For the first time in nearly two decades, the Oakland Athletics have an MVP candidate.
Shortstop and leadoff man Marcus Semien was named one of three finalists for the American League’s top honor on Monday, joining the Houston Astros’ Alex Bregman and the Los Angeles Angels’ Mike Trout.
“I was just sitting there with my family on the couch, just hoping,” Semien said in a conference call on Monday night. “It’s going to be tough to win it, but just to be top-three and see your name in between those guys, it’s really cool.”
After having one of the greatest seasons in the franchise’s Oakland history, Semien is the first A’s player to earn his way into the top three of MVP voting since fellow shortstop Miguel Tejada was named MVP in 2002, the seventh MVP in franchise history.
Semien was fourth in the Major Leagues in wins above replacement with 8.1, behind the Dodgers’ Cody Bellinger (9), Bregman (8.4) and Trout (8.3), whose season ended early due to foot surgery.
“When you throw an injury into Trout’s year, but you still look at his numbers, I don’t know how the writers will vote that,” Semien said. “He definitely had the most dominant season at the plate, and he plays a good center field, he runs the bases really well. The Angels not being in the playoffs, I don’t know how much they look into that, but Bregman and myself, both of our teams won almost 100 games. They did, we almost did. The WARs are up there for all of us, but Bregman has a better OPS. We’ll see.”
In Major League history, the only players to surpass Semien’s 2019 totals in runs, hits, doubles, triples, home runs, RBI, walks and stolen bases in the same season are Babe Ruth (1921, 1923) and Lou Gehrig (1927).
“Learning about my swing, figuring out a better approach than I’ve had in years past, defensively I cut the errors down, but really, the OPS and everything shot up when I started controlling the strike zone,” Semien said. “I started to get better pitches to hit, and do more damage with them.”
Semien started all 162 regular season games and finished in the top five in Oakland history in eight different offensive categories: runs (tied for first), games played (tied for first), at bats (second), extra base hits (third), hits (tied for third), total bases (tied for third), at bats (fourth), doubles (tied for fourth) and multiple hit games (fifth).
Among American League leaders, Semien ranked second in total bases (343); tied for second in times on base (276); third in runs (123), doubles (43) and extra base hits (83); fifth in hits (187); tied for fifth in triples (7); sixth in walks (87); tied for seventh in multiple hit games (53); and ninth in plate appearances per strikeout (7.32). His 123 runs scored tied the Oakland record set by Reggie Jackson in 1969.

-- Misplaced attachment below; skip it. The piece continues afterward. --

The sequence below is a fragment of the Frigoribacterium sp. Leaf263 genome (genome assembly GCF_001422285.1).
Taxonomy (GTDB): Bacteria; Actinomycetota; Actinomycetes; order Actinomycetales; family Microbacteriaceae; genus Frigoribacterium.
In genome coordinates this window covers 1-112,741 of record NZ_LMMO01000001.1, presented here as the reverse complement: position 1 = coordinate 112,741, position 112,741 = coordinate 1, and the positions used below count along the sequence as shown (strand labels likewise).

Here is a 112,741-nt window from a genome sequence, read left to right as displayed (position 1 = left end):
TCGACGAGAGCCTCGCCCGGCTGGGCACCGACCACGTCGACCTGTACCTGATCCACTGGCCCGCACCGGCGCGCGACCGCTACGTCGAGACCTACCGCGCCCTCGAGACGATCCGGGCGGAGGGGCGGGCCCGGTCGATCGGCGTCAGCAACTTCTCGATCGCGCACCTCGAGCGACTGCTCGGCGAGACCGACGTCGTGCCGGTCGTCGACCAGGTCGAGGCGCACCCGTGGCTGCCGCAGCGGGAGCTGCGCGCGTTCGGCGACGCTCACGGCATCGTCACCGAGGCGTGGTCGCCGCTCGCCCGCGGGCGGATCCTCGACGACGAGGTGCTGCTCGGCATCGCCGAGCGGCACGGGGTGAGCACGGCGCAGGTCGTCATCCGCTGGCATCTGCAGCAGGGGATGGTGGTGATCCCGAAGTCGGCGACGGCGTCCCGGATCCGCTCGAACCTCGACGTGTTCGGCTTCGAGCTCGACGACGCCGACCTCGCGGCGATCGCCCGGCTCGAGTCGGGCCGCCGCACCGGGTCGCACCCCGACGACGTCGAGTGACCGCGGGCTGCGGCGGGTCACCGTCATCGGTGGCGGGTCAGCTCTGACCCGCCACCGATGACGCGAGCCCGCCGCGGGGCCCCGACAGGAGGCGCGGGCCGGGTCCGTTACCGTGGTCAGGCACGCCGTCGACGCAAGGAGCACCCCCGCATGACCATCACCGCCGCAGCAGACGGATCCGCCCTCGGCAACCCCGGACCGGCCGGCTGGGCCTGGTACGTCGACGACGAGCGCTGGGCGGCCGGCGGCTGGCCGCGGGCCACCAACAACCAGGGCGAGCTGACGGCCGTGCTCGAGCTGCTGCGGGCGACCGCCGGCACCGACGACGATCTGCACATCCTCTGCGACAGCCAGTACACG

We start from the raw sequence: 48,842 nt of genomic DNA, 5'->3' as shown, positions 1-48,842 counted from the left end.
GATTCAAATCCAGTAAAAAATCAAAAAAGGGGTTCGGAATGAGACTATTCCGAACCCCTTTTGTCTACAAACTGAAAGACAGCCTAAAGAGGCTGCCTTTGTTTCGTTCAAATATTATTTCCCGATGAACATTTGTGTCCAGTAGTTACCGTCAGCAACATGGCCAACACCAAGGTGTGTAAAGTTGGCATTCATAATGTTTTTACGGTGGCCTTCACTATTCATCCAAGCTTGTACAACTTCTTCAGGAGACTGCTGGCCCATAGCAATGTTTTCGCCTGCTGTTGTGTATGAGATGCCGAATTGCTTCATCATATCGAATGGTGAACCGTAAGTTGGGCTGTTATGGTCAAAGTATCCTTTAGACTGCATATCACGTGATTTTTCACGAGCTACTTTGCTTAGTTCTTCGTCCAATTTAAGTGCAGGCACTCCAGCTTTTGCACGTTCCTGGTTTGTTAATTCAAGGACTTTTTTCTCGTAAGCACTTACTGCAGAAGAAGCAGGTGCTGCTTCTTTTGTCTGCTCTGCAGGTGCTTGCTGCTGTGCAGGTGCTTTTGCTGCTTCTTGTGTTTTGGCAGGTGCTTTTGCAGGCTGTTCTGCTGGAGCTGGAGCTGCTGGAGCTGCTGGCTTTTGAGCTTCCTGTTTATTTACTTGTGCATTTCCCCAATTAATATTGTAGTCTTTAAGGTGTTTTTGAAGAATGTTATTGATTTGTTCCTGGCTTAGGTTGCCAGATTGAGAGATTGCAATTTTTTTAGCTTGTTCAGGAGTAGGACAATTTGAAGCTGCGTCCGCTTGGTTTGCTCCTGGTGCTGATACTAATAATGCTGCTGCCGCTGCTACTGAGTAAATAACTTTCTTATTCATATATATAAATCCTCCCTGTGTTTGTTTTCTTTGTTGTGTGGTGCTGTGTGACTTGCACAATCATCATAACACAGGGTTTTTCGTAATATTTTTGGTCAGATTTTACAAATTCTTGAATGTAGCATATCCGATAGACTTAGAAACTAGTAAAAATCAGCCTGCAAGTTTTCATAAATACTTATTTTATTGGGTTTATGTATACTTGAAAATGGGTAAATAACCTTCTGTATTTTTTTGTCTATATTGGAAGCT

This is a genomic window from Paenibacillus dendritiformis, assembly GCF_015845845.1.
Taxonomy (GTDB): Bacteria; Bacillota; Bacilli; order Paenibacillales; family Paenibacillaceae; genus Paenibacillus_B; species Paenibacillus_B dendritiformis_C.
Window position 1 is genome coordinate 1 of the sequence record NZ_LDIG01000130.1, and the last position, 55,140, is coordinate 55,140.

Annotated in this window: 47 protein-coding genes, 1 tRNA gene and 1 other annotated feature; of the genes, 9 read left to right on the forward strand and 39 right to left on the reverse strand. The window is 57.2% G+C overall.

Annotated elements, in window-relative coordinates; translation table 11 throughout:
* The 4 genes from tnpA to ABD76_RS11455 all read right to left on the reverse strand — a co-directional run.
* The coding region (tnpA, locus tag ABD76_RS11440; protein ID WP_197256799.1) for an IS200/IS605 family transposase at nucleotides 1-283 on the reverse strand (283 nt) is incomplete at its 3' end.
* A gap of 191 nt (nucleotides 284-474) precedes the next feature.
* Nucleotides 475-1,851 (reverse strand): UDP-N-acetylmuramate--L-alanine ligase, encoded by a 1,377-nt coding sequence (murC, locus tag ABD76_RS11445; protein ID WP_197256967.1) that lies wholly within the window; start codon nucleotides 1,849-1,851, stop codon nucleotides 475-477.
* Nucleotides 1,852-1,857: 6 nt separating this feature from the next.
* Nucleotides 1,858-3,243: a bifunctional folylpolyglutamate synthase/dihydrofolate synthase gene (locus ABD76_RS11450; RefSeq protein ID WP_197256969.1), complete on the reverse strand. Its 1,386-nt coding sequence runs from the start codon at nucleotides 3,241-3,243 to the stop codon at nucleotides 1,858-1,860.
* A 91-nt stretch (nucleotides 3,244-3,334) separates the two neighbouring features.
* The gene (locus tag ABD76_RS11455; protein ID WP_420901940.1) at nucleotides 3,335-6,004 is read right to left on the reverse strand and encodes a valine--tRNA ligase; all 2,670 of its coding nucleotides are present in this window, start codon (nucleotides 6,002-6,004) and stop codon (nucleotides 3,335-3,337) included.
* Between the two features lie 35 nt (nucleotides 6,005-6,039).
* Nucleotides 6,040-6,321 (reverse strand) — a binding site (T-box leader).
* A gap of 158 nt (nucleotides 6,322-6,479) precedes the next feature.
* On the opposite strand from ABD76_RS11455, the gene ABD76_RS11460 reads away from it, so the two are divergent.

Semien’s value, though, went beyond his performance at the plate.
Once considered a defensive liability, Semien was named a Rawlings Gold Glove Award finalist for the second straight year, leading AL shortstops in fielding percentage (.981), total chances (634), assists (436) and double plays (85) and ranking second in putouts (186). He led Major League shortstops in games, starts and innings (1435.0). His innings were the most ever by an A’s shortstop and his fielding percentage was third-best in Athletics history.
“We don’t have guys who throw 99,” Semien said. “We’ve guys who can pitch and use their defense. I was happy to be a part of the defensive success on the infield.”
Semien was one of five players to appear in each of his team’s games and played all but 30 innings at shortstop. He has a consecutive games played streak of 243, dating back to June 28, 2018 (all starts) and has played all but 37 innings at shortstop over that span.
Semien’s reliability and consistency was trumpeted by manager Bob Melvin all season long, calling his numbers — particularly his defensive transformation — “miraculous” and “amazing.” Melvin repeatedly made the case that Semien deserved to be in the MVP conversation. Semien, a quiet leader, didn’t talk about his numbers much during the season, but his 162 games played, he admitted on Monday that that number means the most.
“The culture when I came up with the White Sox was to be available to play every day, and I did that,” Semien said. “Throughout the minor leagues, an injury in 2012, in 2013 I really learned how to get myself ready to play every day, and that year in Double-A, I ended up winning the MVP, then I got called up to the Major Leagues in September.”